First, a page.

IF STATES THOUGHT Y2K WAS BEHIND THEM AND THE ROAD TO ELECTRONIC GOVERNMENT WAS WIDE OPEN, THEY'D BETTER LOOK AGAIN. That fast-approaching object in the rearview mirror is an ungainly set of regulations known as the Health Insurance Portability and Accountability Act (HIPAA). Signed into law by President Clinton in 1996, HIPAA's full impact will be felt in two years when all health-care organizations, including state Medicaid programs, must comply with stringent regulations governing the electronic management of medical information or face severe penalties.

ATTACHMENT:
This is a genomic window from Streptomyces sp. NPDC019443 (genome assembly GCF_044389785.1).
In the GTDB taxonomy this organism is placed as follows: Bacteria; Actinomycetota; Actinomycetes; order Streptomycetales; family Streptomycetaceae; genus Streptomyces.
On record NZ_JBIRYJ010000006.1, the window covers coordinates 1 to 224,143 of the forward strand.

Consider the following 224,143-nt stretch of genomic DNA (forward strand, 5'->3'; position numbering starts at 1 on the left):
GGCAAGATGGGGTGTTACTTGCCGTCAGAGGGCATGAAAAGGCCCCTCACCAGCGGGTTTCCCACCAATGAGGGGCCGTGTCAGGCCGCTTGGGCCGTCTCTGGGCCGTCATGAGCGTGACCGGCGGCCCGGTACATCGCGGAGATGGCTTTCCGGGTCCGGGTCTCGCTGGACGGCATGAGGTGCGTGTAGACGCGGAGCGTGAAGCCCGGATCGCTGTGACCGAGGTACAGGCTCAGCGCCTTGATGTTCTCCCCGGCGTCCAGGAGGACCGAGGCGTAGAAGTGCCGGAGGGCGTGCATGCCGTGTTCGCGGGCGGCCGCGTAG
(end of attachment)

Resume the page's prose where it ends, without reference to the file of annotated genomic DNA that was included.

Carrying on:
ARE STATE AND LOCAL GOVERNMENTS READY FOR ANOTHER TEST OF THEIR INFORMATION TECHNOLOGY SKILLS AND STAMINA? We'll soon find out. By August 2002, the entire health-care industry must comply with the federal government's new regulations as specified under the Health Insurance Portability and Accountability Act (HIPAA). That means every government health service, from municipal hospitals and county health clinics to state Medicaid programs, must have an entirely new set of standards in place for electronically managing medical information and records or face penalties.
Recent debates on the controversial issues of H-1B visas culminated, for the time, with President Clinton's signing of legislation to increase the number of high-tech-oriented H-1B visas given out yearly to skilled foreign workers.